Seattle on Friday was under a Heat Advisory with highs in the lower 90s expected—some 20 degrees higher than normal. At the same time, northern Illinois experienced readings 20 degrees cooler. It will take the first half of the week ahead, but the cold upper-level low that has dominated Great Lakes weather will slowly drift east, allowing a ridge of high pressure to build out of the southwest into the Midwest. The resulting southwest flow will push 80° readings into northern Illinois by next Thursday with the first 90s of 2005 possible next weekend. However, the immediate interest is in this Memorial Day weekend with latest indications of a significant rainfall Sunday night as low pressure tracks just to south and east of Chicago. Memorial Day may start off with rain, but as the low moves east, clouds should thin as sun breaks through in the afternoon.
Inland locations of California, Oregon, and Washington experienced highs well into the 80s and 90s Thursday; meanwhile, New England shivered in the 40s and lower 50s with freezing rain and wet snow observed in the mountains of Maine and New Hampshire. Chicagoans located in between, ended up with readings in the lower 70s, about half-way between the two extremes. Today could see more of the same although skies over northeast Illinois will start out sunny but quickly see popcorn-like cumulus clouds develop during the forenoon with scattered showers even thunderstorms during the afternoon. Cold air aloft and heating at the surface will create very unstable atmospheric conditions over northern Illinois today. By early next week the upper low should be well to east, still dominating New England weather, while Illinois appears to be establishing a slow warming trend culminating in 80° temps Thursday.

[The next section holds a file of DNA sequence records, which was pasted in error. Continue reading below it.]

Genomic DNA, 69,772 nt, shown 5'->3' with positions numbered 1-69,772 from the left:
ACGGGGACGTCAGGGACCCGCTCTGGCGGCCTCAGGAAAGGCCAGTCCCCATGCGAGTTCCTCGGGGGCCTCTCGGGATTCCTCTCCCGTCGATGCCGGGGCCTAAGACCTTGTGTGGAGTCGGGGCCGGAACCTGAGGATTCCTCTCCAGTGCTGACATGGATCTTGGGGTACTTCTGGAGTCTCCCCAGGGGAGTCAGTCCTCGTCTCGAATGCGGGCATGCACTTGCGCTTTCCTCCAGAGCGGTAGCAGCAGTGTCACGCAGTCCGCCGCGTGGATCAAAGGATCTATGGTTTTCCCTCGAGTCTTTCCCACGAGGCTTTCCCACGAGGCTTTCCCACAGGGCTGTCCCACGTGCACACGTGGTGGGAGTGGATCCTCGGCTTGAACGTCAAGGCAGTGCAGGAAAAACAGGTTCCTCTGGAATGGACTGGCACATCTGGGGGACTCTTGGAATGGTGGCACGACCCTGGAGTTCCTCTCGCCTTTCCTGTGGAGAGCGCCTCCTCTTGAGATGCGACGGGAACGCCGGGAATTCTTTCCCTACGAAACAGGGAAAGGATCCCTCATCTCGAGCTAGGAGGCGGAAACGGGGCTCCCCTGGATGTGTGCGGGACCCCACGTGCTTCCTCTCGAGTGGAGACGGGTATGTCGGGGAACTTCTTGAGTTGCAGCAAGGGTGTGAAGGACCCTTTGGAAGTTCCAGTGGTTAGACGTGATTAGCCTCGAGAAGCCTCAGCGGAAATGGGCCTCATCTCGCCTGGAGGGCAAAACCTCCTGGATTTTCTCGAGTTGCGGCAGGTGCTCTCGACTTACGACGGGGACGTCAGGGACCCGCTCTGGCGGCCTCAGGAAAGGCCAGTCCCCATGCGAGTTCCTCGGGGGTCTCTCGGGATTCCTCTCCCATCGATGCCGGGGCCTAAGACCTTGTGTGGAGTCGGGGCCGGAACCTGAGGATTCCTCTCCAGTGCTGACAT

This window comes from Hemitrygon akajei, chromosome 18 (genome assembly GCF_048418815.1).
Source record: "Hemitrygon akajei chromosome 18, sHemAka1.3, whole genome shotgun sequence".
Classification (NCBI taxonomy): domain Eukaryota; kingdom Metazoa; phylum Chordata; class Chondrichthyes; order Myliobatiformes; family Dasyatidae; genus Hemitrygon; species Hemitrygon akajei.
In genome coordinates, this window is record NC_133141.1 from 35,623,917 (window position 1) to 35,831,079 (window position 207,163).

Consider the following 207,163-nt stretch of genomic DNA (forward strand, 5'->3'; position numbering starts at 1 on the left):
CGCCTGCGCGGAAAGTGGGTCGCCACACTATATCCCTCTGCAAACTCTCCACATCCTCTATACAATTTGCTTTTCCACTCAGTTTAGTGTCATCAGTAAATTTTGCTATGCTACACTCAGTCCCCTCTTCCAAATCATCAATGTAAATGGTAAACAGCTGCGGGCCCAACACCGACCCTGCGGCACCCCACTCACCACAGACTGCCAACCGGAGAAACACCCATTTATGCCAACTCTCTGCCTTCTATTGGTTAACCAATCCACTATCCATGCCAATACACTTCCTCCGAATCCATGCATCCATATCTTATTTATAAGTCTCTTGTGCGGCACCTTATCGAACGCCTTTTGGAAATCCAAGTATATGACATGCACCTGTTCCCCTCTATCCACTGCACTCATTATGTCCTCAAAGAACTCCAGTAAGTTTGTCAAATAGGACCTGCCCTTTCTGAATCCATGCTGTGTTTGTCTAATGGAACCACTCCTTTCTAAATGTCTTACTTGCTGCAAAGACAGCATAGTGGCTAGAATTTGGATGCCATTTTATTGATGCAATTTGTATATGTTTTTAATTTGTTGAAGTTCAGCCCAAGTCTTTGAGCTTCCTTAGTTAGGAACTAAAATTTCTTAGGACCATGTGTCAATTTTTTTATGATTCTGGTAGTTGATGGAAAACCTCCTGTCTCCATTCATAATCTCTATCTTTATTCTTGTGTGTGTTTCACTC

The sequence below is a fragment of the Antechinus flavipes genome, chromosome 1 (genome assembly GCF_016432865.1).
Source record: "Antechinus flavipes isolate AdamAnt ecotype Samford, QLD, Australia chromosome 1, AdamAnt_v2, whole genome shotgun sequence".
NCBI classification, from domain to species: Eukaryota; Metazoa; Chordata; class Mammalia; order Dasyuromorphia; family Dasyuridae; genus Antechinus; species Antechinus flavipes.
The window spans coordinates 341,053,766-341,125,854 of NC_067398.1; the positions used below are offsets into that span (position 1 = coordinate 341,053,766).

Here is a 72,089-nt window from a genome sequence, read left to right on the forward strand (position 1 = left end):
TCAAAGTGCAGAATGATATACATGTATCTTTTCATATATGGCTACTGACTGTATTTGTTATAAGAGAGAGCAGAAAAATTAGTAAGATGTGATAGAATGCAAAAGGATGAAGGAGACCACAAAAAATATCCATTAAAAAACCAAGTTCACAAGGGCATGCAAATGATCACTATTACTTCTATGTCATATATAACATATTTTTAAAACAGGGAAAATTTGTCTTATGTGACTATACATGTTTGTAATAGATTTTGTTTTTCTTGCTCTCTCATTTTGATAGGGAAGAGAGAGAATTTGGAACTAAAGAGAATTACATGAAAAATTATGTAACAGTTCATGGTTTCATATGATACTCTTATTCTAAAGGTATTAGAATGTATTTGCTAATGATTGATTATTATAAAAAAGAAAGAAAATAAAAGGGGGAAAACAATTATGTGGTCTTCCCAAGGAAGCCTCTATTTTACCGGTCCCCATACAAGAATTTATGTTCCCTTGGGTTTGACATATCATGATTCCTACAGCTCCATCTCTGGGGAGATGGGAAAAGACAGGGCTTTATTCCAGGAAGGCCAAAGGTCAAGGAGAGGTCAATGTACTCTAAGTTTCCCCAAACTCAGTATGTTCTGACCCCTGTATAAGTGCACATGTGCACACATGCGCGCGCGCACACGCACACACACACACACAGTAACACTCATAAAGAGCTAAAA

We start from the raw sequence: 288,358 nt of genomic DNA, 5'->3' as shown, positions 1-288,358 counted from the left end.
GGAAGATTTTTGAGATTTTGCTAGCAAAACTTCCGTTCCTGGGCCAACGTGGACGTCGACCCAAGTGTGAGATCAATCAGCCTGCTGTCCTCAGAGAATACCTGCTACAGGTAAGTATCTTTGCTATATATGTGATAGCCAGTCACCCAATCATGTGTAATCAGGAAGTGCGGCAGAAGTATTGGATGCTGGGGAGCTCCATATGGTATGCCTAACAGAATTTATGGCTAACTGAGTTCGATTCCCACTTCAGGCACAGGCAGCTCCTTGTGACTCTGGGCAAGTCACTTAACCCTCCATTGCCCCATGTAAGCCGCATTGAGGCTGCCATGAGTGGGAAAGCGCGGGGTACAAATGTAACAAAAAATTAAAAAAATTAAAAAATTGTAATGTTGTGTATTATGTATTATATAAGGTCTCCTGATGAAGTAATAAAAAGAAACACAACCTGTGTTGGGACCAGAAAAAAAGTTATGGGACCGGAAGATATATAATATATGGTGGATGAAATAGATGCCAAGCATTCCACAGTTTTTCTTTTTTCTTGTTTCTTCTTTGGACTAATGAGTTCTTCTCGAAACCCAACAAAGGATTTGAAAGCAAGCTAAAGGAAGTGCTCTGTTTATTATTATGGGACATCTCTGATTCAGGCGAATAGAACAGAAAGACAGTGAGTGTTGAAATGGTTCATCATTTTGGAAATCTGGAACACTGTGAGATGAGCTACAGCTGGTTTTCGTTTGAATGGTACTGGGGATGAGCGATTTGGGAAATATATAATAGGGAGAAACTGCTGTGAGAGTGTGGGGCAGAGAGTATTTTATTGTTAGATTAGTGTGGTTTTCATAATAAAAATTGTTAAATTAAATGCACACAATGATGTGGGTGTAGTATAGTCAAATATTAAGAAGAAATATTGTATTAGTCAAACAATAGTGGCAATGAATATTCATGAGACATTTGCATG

Temperatures take off Thursday, reaching the highest levels here since Sunday’s 80°. Chicago sits beneath the nose (leading edge) of powerful 110 m.p.h. jet stream winds. Air sinks on a vast scale there, drying and compressing in the process. Skies clear when that happens and temperatures soar. The meteorologoical situation is stunningly similar to this past Sunday, which began cloudy and turned gloriously sunny and windy. Though moisture is limited, an isolated gusty t-storm could flare in several spots late today.
Florida broiled in record heat while New Englanders shivered through record daytime temps Wednesday. Ft. Lauderdale’s 92° and the 93° in Miami contrasted with Boston’s 46° afternoon reading—a mid-March level temp.
A brief tornado touchdown at Port Saint Lucie, Florida around 3:15 p.m. Wednesday afternoon moved a police patrol car 100 feet and uprooted a large tree.